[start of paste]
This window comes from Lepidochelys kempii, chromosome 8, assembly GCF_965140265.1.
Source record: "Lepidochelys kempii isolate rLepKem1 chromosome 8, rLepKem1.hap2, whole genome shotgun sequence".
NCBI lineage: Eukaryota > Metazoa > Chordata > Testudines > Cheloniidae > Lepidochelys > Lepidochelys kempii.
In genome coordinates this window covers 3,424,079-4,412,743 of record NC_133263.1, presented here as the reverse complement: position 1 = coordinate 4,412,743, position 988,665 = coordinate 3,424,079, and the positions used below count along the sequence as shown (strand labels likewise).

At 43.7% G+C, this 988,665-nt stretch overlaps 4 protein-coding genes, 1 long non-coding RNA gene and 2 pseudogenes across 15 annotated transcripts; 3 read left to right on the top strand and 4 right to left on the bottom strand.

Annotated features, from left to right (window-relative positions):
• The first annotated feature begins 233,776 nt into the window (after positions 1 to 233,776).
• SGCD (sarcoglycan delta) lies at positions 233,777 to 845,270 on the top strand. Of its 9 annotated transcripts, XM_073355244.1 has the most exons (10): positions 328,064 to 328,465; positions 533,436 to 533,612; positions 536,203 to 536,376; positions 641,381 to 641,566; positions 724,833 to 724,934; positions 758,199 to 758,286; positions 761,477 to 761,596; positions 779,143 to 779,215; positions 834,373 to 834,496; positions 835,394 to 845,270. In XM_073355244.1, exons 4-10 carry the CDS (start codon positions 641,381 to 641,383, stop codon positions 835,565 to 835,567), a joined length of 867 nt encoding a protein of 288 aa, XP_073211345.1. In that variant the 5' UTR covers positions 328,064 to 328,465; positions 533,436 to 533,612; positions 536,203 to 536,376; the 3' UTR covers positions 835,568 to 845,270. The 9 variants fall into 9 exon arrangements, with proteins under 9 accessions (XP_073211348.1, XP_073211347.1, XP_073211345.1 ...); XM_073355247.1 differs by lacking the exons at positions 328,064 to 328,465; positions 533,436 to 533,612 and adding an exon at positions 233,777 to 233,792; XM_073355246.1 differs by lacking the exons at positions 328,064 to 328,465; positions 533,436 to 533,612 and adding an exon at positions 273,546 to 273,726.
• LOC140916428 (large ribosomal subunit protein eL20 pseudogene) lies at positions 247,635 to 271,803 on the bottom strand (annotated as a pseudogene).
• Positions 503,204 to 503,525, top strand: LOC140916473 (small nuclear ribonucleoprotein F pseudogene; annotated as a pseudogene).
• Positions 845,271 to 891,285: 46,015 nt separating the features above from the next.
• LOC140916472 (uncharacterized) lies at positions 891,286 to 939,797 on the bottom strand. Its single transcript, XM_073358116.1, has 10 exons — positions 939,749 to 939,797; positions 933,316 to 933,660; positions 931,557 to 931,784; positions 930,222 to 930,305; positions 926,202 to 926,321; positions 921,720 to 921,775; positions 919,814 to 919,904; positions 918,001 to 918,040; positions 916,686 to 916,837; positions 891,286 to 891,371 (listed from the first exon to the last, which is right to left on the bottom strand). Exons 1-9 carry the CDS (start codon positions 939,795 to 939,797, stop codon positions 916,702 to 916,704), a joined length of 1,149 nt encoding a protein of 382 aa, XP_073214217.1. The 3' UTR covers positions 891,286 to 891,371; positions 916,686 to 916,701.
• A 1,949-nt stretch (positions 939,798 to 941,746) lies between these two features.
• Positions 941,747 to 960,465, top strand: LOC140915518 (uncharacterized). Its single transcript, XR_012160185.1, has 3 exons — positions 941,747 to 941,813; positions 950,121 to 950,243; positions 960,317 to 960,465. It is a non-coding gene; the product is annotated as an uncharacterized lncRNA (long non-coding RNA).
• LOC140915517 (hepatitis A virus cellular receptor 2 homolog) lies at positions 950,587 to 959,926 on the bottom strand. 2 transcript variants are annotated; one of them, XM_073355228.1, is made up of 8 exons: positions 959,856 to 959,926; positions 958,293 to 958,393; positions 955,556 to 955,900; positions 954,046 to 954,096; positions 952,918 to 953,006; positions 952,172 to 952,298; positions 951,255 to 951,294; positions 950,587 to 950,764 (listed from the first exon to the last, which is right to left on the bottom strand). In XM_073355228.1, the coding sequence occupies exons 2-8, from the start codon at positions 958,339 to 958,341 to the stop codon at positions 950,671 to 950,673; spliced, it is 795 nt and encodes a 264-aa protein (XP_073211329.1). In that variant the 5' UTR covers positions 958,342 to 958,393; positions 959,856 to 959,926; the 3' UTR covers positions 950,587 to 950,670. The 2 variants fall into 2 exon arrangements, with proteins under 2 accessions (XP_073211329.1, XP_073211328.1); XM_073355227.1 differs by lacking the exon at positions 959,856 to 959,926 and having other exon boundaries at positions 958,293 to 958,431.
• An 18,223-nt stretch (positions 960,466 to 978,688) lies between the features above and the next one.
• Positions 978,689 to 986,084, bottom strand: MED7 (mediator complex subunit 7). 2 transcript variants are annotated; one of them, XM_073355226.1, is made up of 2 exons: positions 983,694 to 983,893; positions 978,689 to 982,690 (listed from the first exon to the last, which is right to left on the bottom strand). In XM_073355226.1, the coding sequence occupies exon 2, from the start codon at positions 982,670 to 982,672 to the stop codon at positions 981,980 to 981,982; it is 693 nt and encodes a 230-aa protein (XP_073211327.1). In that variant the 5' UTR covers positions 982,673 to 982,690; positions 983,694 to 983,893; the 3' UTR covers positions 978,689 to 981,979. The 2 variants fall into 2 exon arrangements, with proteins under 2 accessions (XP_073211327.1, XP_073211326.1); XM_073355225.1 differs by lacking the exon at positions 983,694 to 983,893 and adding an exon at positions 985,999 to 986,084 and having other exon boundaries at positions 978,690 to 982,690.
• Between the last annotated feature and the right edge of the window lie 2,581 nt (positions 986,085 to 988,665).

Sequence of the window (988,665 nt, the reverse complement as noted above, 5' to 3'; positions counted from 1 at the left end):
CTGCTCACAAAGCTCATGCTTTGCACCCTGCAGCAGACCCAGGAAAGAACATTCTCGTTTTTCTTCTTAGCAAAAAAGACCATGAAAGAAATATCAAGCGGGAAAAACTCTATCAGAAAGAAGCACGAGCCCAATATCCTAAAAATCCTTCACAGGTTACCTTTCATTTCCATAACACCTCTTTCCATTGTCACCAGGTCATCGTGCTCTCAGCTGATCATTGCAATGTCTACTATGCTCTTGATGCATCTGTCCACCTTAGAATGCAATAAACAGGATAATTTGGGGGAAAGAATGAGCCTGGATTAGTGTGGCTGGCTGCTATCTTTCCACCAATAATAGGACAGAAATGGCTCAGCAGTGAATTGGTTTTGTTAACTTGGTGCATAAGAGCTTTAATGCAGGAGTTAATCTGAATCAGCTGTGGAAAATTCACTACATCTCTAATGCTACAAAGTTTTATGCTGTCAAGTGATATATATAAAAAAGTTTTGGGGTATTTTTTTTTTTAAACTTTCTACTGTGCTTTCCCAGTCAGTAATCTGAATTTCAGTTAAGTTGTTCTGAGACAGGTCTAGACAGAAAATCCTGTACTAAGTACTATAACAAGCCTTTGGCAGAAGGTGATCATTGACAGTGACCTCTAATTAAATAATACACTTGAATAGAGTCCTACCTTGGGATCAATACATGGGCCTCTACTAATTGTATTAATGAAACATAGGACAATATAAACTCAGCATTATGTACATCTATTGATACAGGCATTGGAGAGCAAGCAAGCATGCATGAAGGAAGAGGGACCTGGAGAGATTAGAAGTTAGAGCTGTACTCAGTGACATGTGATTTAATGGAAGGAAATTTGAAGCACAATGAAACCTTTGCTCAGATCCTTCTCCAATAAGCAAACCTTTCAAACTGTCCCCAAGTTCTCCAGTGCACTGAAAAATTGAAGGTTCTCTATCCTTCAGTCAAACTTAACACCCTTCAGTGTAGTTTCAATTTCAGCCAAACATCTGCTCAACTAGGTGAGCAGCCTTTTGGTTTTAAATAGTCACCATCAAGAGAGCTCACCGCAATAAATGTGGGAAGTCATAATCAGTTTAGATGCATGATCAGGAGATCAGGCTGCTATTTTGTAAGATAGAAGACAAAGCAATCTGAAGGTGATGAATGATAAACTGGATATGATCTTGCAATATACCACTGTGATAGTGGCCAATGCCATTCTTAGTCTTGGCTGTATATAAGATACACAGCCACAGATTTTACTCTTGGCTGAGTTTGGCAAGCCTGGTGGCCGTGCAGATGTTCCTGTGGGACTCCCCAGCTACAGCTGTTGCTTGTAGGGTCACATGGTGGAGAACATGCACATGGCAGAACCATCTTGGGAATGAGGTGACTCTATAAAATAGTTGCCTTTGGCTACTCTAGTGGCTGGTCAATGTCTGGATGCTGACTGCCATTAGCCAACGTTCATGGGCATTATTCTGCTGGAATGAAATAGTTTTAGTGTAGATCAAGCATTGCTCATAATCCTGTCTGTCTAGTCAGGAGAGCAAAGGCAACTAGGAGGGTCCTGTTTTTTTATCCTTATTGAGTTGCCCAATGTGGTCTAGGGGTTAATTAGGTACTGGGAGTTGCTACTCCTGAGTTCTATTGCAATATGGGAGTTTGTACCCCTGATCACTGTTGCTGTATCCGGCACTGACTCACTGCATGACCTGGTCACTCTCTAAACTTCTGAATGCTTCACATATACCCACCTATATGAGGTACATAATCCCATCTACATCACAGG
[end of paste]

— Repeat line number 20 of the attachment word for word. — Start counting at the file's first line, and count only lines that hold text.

CTGCTCACAAAGCTCATGCTTTGCACCCTGCAGCAGACCCAGGAAAGAACATTCTCGTTTTTCTTCTTAGCAAAAAAGACCATGAAAGAAATATCAAGCGGGAAAAACTCTATCAGAAAGAAGCACGAGCCCAATATCCTAAAAATCCTTCACAGGTTACCTTTCATTTCCATAACACCTCTTTCCATTGTCACCAGGTCATCGTGCTCTCAGCTGATCATTGCAATGTCTACTATGCTCTTGATGCATCTGTCCACCTTAGAATGCAATAAACAGGATAATTTGGGGGAAAGAATGAGCCTGGATTAGTGTGGCTGGCTGCTATCTTTCCACCAATAATAGGACAGAAATGGCTCAGCAGTGAATTGGTTTTGTTAACTTGGTGCATAAGAGCTTTAATGCAGGAGTTAATCTGAATCAGCTGTGGAAAATTCACTACATCTCTAATGCTACAAAGTTTTATGCTGTCAAGTGATATATATAAAAAAGTTTTGGGGTATTTTTTTTTTTAAACTTTCTACTGTGCTTTCCCAGTCAGTAATCTGAATTTCAGTTAAGTTGTTCTGAGACAGGTCTAGACAGAAAATCCTGTACTAAGTACTATAACAAGCCTTTGGCAGAAGGTGATCATTGACAGTGACCTCTAATTAAATAATACACTTGAATAGAGTCCTACCTTGGGATCAATACATGGGCCTCTACTAATTGTATTAATGAAACATAGGACAATATAAACTCAGCATTATGTACATCTATTGATACAGGCATTGGAGAGCAAGCAAGCATGCATGAAGGAAGAGGGACCTGGAGAGATTAGAAGTTAGAGCTGTACTCAGTGACATGTGATTTAATGGAAGGAAATTTGAAGCACAATGAAACCTTTGCTCAGATCCTTCTCCAATAAGCAAACCTTTCAAACTGTCCCCAAGTTCTCCAGTGCACTGAAAAATTGAAGGTTCTCTATCCTTCAGTCAAACTTAACACCCTTCAGTGTAGTTTCAATTTCAGCCAAACATCTGCTCAACTAGGTGAGCAGCCTTTTGGTTTTAAATAGTCACCATCAAGAGAGCTCACCGCAATAAATGTGGGAAGTCATAATCAGTTTAGATGCATGATCAGGAGATCAGGCTGCTATTTTGTAAGATAGAAGACAAAGCAATCTGAAGGTGATGAATGATAAACTGGATATGATCTTGCAATATACCACTGTGATAGTGGCCAATGCCATTCTTAGTCTTGGCTGTATATAAGATACACAGCCACAGATTTTACTCTTGGCTGAGTTTGGCAAGCCTGGTGGCCGTGCAGATGTTCCTGTGGGACTCCCCAGCTACAGCTGTTGCTTGTAGGGTCACATGGTGGAGAACATGCACATGGCAGAACCATCTTGGGAATGAGGTGACTCTATAAAATAGTTGCCTTTGGCTACTCTAGTGGCTGGTCAATGTCTGGATGCTGACTGCCATTAGCCAACGTTCATGGGCATTATTCTGCTGGAATGAAATAGTTTTAGTGTAGATCAAGCATTGCTCATAATCCTGTCTGTCTAGTCAGGAGAGCAAAGGCAACTAGGAGGGTCCTGTTTTTTTATCCTTATTGAGTTGCCCAATGTGGTCTAGGGGTTAATTAGGTACTGGGAGTTGCTACTCCTGAGTTCTATTGCAATATGGGAGTTTGTACCCCTGATCACTGTTGCTGTATCCGGCACTGACTCACTGCATGACCTGGTCACTCTCTAAACTTCTGAATGCTTCACATATACCCACCTATATGAGGTACATAATCCCATCTACATCACAGG